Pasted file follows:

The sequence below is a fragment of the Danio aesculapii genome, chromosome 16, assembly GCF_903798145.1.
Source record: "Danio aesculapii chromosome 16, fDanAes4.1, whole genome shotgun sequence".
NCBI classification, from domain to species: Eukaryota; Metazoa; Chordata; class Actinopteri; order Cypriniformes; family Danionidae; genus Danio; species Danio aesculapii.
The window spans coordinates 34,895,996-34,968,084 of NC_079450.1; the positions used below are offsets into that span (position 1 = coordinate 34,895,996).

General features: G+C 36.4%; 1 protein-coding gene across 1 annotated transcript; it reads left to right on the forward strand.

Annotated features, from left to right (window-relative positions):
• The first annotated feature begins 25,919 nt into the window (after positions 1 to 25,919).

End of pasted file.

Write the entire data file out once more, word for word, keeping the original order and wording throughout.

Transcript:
The sequence below is a fragment of the Danio aesculapii genome, chromosome 16, assembly GCF_903798145.1.
Source record: "Danio aesculapii chromosome 16, fDanAes4.1, whole genome shotgun sequence".
NCBI classification, from domain to species: Eukaryota; Metazoa; Chordata; class Actinopteri; order Cypriniformes; family Danionidae; genus Danio; species Danio aesculapii.
The window spans coordinates 34,895,996-34,968,084 of NC_079450.1; the positions used below are offsets into that span (position 1 = coordinate 34,895,996).

General features: G+C 36.4%; 1 protein-coding gene across 1 annotated transcript; it reads left to right on the forward strand.

Annotated features, from left to right (window-relative positions):
• The first annotated feature begins 25,919 nt into the window (after positions 1 to 25,919).